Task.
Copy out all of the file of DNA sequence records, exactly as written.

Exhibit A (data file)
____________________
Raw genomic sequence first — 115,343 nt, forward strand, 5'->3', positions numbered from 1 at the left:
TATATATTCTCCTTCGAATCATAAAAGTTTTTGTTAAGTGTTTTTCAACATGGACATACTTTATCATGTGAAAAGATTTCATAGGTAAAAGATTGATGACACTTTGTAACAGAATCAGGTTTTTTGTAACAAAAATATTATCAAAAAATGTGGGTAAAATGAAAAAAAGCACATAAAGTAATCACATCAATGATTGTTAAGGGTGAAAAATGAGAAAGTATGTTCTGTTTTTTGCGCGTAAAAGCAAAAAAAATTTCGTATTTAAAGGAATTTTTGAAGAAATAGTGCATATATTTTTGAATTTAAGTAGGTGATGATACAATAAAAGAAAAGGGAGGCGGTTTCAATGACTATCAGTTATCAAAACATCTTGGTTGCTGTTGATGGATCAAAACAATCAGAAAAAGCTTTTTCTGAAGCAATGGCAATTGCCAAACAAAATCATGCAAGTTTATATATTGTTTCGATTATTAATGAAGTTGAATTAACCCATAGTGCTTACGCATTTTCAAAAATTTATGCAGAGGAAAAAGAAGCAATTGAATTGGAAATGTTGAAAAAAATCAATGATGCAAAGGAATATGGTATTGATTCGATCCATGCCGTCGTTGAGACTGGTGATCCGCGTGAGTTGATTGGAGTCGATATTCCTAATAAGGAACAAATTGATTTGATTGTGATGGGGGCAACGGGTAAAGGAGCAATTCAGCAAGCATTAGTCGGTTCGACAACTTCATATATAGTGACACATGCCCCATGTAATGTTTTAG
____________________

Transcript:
Raw genomic sequence first — 115,343 nt, forward strand, 5'->3', positions numbered from 1 at the left:
TATATATTCTCCTTCGAATCATAAAAGTTTTTGTTAAGTGTTTTTCAACATGGACATACTTTATCATGTGAAAAGATTTCATAGGTAAAAGATTGATGACACTTTGTAACAGAATCAGGTTTTTTGTAACAAAAATATTATCAAAAAATGTGGGTAAAATGAAAAAAAGCACATAAAGTAATCACATCAATGATTGTTAAGGGTGAAAAATGAGAAAGTATGTTCTGTTTTTTGCGCGTAAAAGCAAAAAAAATTTCGTATTTAAAGGAATTTTTGAAGAAATAGTGCATATATTTTTGAATTTAAGTAGGTGATGATACAATAAAAGAAAAGGGAGGCGGTTTCAATGACTATCAGTTATCAAAACATCTTGGTTGCTGTTGATGGATCAAAACAATCAGAAAAAGCTTTTTCTGAAGCAATGGCAATTGCCAAACAAAATCATGCAAGTTTATATATTGTTTCGATTATTAATGAAGTTGAATTAACCCATAGTGCTTACGCATTTTCAAAAATTTATGCAGAGGAAAAAGAAGCAATTGAATTGGAAATGTTGAAAAAAATCAATGATGCAAAGGAATATGGTATTGATTCGATCCATGCCGTCGTTGAGACTGGTGATCCGCGTGAGTTGATTGGAGTCGATATTCCTAATAAGGAACAAATTGATTTGATTGTGATGGGGGCAACGGGTAAAGGAGCAATTCAGCAAGCATTAGTCGGTTCGACAACTTCATATATAGTGACACATGCCCCATGTAATGTTTTAG